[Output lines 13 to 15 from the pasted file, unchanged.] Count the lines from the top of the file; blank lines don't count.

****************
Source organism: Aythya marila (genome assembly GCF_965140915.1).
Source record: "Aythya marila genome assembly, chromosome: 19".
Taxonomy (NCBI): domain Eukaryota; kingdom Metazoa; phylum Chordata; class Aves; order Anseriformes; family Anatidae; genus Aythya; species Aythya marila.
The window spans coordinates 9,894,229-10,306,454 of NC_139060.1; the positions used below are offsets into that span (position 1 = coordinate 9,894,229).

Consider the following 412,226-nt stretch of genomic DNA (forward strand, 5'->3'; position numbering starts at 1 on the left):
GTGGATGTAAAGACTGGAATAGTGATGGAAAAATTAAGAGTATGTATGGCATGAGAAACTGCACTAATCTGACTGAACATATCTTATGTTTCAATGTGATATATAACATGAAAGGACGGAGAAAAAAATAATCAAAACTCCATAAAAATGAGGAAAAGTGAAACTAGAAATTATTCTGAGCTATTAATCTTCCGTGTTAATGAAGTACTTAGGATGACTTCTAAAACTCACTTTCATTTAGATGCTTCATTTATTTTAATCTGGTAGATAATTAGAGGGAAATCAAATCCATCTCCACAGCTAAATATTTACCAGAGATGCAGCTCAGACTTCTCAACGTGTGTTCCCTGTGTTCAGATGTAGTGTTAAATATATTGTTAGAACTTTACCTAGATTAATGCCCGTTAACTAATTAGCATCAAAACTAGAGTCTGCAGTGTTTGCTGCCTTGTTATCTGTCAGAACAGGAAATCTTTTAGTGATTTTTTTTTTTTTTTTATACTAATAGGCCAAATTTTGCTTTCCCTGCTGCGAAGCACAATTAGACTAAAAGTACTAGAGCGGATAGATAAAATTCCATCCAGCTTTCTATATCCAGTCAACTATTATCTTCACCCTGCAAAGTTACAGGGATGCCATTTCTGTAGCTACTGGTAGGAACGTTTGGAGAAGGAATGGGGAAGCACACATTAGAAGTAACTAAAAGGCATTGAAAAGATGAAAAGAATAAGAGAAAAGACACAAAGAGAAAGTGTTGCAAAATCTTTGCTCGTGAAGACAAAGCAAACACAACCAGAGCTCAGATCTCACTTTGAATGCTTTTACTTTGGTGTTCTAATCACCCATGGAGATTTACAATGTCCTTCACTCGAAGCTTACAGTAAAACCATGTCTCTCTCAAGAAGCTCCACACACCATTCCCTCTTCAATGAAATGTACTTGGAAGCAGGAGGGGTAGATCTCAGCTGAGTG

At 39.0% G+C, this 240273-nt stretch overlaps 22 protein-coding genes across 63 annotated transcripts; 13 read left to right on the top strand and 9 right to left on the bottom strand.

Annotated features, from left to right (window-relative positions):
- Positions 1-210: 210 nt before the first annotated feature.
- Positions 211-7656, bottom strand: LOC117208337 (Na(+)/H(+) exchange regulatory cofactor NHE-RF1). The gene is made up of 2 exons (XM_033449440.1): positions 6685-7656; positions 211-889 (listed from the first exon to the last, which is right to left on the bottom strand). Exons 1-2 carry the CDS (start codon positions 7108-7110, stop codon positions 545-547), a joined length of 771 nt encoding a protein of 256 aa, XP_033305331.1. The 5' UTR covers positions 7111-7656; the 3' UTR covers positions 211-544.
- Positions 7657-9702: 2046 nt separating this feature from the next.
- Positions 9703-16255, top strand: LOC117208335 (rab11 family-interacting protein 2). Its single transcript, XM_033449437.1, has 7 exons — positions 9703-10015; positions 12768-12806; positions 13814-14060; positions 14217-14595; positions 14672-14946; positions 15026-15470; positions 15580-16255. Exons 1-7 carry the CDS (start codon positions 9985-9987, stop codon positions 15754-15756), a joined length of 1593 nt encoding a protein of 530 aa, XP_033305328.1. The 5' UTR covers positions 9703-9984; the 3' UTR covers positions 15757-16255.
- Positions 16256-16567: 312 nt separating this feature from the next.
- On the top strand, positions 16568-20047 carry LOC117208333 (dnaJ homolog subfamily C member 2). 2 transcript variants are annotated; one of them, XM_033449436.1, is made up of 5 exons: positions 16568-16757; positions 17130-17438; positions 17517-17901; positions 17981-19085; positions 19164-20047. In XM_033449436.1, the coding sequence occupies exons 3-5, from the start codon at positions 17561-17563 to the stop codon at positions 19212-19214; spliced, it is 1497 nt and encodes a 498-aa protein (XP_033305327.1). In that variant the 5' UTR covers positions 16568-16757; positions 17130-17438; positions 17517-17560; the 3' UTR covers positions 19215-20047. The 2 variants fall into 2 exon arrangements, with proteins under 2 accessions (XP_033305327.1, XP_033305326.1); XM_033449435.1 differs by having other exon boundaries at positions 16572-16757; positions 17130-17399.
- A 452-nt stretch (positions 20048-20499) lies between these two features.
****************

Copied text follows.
- Positions 16256-16567: 312 nt separating this feature from the next.
- On the top strand, positions 16568-20047 carry LOC117208333 (dnaJ homolog subfamily C member 2). 2 transcript variants are annotated; one of them, XM_033449436.1, is made up of 5 exons: positions 16568-16757; positions 17130-17438; positions 17517-17901; positions 17981-19085; positions 19164-20047. In XM_033449436.1, the coding sequence occupies exons 3-5, from the start codon at positions 17561-17563 to the stop codon at positions 19212-19214; spliced, it is 1497 nt and encodes a 498-aa protein (XP_033305327.1). In that variant the 5' UTR covers positions 16568-16757; positions 17130-17438; positions 17517-17560; the 3' UTR covers positions 19215-20047. The 2 variants fall into 2 exon arrangements, with proteins under 2 accessions (XP_033305327.1, XP_033305326.1); XM_033449435.1 differs by having other exon boundaries at positions 16572-16757; positions 17130-17399.
- A 452-nt stretch (positions 20048-20499) lies between these two features.